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Behavioral Effects of Enrichment and Nicotine in Male Sprague Dawley Rats

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Uniformed Services University Of The Health Sciences Bethesda United States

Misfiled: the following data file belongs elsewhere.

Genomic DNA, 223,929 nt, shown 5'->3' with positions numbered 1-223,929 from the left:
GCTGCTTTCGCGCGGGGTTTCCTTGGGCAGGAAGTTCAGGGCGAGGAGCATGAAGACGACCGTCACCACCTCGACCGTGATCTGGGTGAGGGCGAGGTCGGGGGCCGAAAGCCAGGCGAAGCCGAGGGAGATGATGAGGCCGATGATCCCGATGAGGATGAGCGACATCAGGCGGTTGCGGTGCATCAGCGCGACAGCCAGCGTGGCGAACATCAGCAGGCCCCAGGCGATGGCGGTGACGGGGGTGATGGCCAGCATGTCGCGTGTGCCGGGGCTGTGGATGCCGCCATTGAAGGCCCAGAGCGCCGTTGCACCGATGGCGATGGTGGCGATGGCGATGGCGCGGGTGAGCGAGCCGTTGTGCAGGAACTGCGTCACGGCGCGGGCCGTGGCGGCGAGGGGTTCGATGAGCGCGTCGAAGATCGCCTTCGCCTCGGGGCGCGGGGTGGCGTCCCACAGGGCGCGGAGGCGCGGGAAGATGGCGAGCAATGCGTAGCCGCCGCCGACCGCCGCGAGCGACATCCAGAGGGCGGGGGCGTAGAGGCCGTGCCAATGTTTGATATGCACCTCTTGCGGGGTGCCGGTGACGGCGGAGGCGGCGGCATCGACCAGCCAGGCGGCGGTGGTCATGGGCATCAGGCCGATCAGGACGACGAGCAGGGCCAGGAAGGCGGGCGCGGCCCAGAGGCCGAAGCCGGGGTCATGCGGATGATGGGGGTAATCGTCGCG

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Three experiments examined effects of environmental enrichment and nicotine on body weight, food consumption, and activity in 64 male Sprague Dawley rats. Rats were housed in enriched physical, social, or super social and physical enrichment or non-enriched environments. Half of the animals received nicotine for 18 days. Rats in the super-enriched group, compared with rats in the other housing groups, had attenuated body weight gain, decreased home cage activity, decreased open-field locomotor activity, increased habituation to a novel environment, decreased voluntary exercise. Rats in the physically-enriched group had increased voluntary exercise compared with the other housing groups. Rats in the nicotine group, compared with the saline group, had decreased body weight and increased voluntary exercise. Environmental enrichment prolonged nicotines effects through nicotine cessation. Enrichments effects on body weight could not be explained by food consumption and activity. These findings and their implication for behavioral health are discussed.

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